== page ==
You can prepare for looming big financial problems

Big financial problems — everything from the fiscal cliff to the fallout of your decision to buy that car you can’t afford — are looming. Here are suggestions for dealing with them.

Retirement

In a letter to the re-elected president, MarketWatch’s Retirement Weekly editor, Robert Powell, outlines the “retirement problems Obama must solve.” These focus on the heavily burdened federal programs of Social Security and Medicare. Powell says it’s time for policy makers and politicians to quit kicking the can down the road and get some solutions into play. Another of the many problems facing the nation is the withering away of traditional retirement plans, making it imperative for younger workers to save more than their parents did. bit.ly/XpS8bs

Overspending

Individuals need to fix their acts, too, and a post on the “biggest money problems most people have” by Jeremy Vohwinkle at GenXFinance.com points to common mistakes that can cripple an individual or family. Those include, of course, buying more house than you can afford — an epidemic of which helped sink the economy. In addition, there’s the frequent problem of “having a vehicle fetish” that, Vohwinkle says, causes lots of people to spend more on cars than they’ve put away for retirement by age 65. bit.ly/UdOg6G

Big problems

Solving big problems is the subject of a package of articles at the MIT Technology Review. The package, published last month, starts with an essay, “Why we can’t solve big problems,” and uses the example of NASA’s Apollo moon mission to say that perhaps we can. Problems detailed include the issues of traffic, climate change, dementia, cancer and manufacturing. bit.ly/SIsw3I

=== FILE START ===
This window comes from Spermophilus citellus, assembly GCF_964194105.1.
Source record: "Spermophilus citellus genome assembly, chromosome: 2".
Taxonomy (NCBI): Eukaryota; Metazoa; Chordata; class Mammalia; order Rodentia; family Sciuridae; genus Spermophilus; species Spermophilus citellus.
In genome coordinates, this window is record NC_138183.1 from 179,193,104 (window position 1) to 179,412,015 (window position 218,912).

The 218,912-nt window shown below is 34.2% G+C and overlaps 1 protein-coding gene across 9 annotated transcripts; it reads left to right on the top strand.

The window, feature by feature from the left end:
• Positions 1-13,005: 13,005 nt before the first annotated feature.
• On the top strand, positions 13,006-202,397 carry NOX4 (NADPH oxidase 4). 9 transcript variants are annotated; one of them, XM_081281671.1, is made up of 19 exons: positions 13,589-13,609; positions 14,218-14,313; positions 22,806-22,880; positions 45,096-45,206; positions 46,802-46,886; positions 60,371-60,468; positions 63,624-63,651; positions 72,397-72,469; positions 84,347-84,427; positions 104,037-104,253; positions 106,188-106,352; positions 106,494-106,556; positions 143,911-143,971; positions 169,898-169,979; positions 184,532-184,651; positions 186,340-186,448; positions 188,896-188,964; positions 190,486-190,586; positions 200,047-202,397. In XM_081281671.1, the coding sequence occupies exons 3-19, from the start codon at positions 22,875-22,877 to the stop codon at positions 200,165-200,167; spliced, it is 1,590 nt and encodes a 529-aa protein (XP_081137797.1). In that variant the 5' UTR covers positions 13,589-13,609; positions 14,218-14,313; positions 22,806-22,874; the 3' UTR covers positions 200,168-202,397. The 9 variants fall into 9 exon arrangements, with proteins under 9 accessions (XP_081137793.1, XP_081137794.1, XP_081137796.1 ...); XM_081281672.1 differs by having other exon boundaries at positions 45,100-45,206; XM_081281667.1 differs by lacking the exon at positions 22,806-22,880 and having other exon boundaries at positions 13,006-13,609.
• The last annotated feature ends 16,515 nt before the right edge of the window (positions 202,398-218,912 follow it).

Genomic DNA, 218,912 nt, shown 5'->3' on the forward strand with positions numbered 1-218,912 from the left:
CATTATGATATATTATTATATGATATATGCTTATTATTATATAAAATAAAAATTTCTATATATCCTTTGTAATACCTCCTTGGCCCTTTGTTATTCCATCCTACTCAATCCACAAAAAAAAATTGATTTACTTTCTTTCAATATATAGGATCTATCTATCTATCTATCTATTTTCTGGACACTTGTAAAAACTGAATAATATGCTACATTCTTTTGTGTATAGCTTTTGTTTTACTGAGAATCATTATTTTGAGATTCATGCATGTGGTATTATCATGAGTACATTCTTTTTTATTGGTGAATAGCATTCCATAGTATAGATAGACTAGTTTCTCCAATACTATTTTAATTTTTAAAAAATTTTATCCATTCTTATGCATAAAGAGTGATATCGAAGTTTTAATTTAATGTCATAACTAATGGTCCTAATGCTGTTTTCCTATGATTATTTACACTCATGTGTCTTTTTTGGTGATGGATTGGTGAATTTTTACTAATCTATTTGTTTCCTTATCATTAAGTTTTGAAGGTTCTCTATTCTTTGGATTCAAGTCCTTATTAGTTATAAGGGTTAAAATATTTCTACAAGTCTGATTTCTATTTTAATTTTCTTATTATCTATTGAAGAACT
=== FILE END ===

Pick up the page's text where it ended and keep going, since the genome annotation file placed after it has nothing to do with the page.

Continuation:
Solutions

Fortune magazine’s Geoff Colvin and Allan Sloan got together in September to propose solutions to some of the nation’s biggest financial problems. Little has changed since then, given the outcome of the election. They suggest “supplemental end-of-life” insurance for people who want “heroic measures” to be kept alive, Medicare surcharges for smokers and the “ultra-fat” and eliminating the accounting gimmick called the Social Security trust fund, among many other things. bit.ly/UzC40p

More in Herald Business Journal

Peoples, HomeStreet banks bump lowest salaries after tax cut

The banks with Snohomish County branches will raise minimum salaries for employees to $15 an hour.

Electroimpact cuts Mukilteo staff by 9 percent

“What we’re missing now is a monster anchor project,” the company’s VP said.

Exotic animals find compassionate care in Bothell (video)

At the Center for Bird and Exotic Animal Medicine, vets treat snakes, hedgehogs and even kangaroos.

How can you tell if you are getting good financial advice?

Assume that it’s still the same buyer-beware market that has always existed.

Amanda Strong (left) tries on an Angel of the Winds Arena hat as she and Courtney Brown hand out gift bags after the renaming ceremony Dec. 13 in Everett. The new name replaces the Xfinity name. (Andy Bronson / Her file)
Angel of the Winds to break ground on $60M casino expansion

“We think we’re on the cusp of becoming a major resort.”

In this Dec. 20, 2017, photo, a clerk reaches to a shelf to pick an item for a customer order at the Amazon Prime warehouse, in New York. (AP Photo/Mark Lennihan, File)
Amazon’s potential HQ2 sites leaves many cities disappointed

And yet, some municipal leaders are looking at the bright side of being rejected.

How do you retrieve an errant Boeing 737 from a muddy slope?

Turkish authorities used cranes to lift a plane that skidded off a runway.

Don’t take economic forecasts to the bank — or the casino

Air travel delays could spur a rebirth of passenger rail service.

Emirates orders 20 more Airbus A380 jumbos, saving program

The Dubai carrier also has options to buy 16 more. The program seems safe until 2029.

Most Read